2002 Jazz Yatra Festival
Jazz is arguably the most argumentative form of music (even has diminished and argumented chords!). So at the outset let me present my side of the argument. Jazz is musical improvisation, right? Indian classical music is improvisation, still right? Granted Indian music does not have the harmonies of the west. But the keyword here is improvisation and not harmony, absolutely right? Indian classical music has been around for more than two thousand years. The Americans discovered Jazz less than a hundred years ago. Right then, now that we have established India as the birth place of Jazz lets head for the Jazz Yatra.
Surfacing on day one are the cats (Kangaroos?) from down under. Jamie Oehlers Quintet and the Perth Jazz Orchestra. Jamie opens. Good band. Great Jazz Jamie and the boys are jammin' alright. On to act two which is...ahem, an extended remix of act one. Jamie and the boys brought their buddies along to form the Perth Jazz Orchestra! It's always a thrill hearing the powerful and dynamic sounds of a big band. Reminds me about what teamwork is all about. Each and every member looked really happy to be a small part of the big picture. Standing out and upfront with the big band was vocalist Mark Underwood with a rich and velvety voice that reached out and caressed the audience. Very enjoyable evening. Good start for Jazz Yatra. Met up with lots of old and new friends all sharing a common love for music being created live. Day one was the Aussies night out. Pity we didn't get to hear their musical instrument called didgeridoo or didgerididnt or something.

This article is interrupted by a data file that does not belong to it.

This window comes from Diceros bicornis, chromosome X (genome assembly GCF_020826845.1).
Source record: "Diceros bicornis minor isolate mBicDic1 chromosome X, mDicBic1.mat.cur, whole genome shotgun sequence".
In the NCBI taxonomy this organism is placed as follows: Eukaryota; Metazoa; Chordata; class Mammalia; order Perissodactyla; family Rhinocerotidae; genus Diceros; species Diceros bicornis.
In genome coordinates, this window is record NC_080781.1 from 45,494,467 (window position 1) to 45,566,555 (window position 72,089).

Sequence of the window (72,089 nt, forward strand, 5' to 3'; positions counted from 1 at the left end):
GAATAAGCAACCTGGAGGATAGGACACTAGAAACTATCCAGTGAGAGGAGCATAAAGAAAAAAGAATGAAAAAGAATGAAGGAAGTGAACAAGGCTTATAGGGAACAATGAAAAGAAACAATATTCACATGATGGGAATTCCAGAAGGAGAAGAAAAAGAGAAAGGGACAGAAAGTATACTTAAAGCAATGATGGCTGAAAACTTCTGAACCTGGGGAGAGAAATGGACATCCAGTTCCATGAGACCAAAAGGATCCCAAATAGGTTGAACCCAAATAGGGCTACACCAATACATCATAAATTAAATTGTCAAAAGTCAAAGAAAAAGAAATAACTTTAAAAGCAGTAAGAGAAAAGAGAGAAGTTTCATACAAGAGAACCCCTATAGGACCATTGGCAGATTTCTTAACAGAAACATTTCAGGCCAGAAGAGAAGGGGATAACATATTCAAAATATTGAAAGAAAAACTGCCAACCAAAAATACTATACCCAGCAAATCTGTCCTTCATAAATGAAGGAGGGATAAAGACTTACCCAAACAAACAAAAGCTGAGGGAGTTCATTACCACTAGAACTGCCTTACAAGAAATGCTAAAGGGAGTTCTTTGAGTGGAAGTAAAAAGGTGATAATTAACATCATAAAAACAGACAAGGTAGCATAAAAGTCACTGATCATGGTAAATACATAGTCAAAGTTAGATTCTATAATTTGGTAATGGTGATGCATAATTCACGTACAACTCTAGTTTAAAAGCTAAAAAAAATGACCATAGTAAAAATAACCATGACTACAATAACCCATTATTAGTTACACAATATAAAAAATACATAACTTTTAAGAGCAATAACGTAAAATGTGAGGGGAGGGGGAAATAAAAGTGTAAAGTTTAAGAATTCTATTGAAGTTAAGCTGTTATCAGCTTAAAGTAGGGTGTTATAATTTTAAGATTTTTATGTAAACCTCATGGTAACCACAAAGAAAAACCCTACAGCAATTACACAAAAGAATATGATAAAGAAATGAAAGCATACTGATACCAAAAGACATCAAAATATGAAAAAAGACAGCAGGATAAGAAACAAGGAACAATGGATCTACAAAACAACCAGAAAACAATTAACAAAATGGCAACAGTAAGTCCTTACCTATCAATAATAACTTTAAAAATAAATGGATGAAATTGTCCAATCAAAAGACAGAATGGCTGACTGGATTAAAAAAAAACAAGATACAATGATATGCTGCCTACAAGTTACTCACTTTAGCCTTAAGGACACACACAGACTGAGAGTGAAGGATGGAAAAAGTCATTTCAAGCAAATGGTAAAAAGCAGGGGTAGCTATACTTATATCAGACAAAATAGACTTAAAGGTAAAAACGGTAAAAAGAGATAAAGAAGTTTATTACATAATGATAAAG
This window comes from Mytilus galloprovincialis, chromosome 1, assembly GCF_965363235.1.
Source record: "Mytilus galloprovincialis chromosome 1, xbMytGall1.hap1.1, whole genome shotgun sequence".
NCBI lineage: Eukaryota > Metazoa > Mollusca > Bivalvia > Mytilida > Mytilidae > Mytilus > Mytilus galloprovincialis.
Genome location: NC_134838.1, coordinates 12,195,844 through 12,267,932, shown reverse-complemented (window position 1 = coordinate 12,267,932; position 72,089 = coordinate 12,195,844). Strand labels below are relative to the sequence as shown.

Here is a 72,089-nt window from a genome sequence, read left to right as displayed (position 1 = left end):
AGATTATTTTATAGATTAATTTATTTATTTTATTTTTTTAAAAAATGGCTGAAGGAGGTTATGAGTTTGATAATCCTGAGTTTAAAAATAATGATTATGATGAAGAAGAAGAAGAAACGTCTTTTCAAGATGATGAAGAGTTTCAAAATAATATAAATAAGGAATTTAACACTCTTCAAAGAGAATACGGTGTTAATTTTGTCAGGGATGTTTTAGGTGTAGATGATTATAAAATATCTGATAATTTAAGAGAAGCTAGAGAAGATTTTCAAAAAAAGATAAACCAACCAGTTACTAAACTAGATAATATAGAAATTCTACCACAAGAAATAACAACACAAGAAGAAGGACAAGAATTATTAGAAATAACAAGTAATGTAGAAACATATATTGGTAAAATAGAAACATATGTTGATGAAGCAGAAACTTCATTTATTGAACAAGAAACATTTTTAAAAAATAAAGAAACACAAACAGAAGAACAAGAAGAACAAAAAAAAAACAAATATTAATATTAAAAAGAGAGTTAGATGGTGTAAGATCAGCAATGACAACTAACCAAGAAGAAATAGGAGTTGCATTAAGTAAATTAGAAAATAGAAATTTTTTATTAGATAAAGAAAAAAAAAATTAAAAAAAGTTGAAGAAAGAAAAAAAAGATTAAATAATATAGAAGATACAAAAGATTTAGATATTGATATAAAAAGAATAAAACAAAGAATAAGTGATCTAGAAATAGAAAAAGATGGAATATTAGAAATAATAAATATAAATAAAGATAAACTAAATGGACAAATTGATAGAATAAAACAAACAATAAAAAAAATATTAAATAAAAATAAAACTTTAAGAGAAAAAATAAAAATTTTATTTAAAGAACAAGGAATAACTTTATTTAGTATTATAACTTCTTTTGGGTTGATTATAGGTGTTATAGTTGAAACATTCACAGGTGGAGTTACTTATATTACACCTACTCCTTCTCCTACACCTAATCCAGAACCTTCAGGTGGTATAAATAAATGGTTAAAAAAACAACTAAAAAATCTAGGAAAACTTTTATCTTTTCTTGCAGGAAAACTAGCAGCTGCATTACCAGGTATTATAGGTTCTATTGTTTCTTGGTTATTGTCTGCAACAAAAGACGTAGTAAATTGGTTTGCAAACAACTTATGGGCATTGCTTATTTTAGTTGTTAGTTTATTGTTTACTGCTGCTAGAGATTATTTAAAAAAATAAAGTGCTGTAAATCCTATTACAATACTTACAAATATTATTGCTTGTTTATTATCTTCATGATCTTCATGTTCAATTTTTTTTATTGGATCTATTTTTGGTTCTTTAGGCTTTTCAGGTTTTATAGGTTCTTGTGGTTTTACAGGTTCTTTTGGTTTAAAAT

Day two features Jazz Yatra's trump card. Trumpet player Dave Douglas from the U.S. of A. Voted as worlds best trumpet player by readers of Downbeat magazine and Archie comics. Satya led by Dave settles down on stage, I mean sits down on stage. Just then heaven walks past me in her tiniest black number. Tosses her tresses and glances in my direction. Music begins. Band hasn't begun. Chaos. Band begins. Wrench myself back to earth. Satya's seated in a neat semi circle. Myra cross legged on harmonium. Dave cross eyed on trumpet. Samir and Sanghamitra cross country on tabla and tanpura respectively. Dave looks like a snake charmer about to charm a snake right out of Samirs tabla. Band's playing. Music flows. Sounds charming indeed. I notice a lot of snakes in the audience slowly rise and slither towards the canteen hip flasks in hand. Crowd's getting restless, collective murmurs, customary grunts and some oinks of disapproval about the raags being given to us by Satya...nass. Rang Bhavan is under threat of being converted into a huge open air Just not Jazz by the bay! Mr. Compere comes up and requests the crowds to stop disturbing the performers. I'm tempted to yell back, 'the performers are disturbing us.' The trumpet player may be hot but it's the batatawadas that are smokin' right now. So I get up and head for the snakes, I mean snacks, at the canteen located next to the loo! And I'm not talking about the loo as in the Louies wife. Okay I'm back. I don't quit so easily. And guess what? Half the band is joined by three other musicians to form Myra Melfords 'Same River Twice'! I'm slowly beginning to understand the mathematics of music. Things are getting interesting at Jazz Yatra. The river flows. This band is wild. Making avant-garde efforts to push back the boundaries of Jazz. Pianist Myra's brilliant and definitely an inspiring band leader. Dave is beginning to sound like he has earned his votes. The Jap chap playing bass seems to be getting more out of his headless and fretless bass.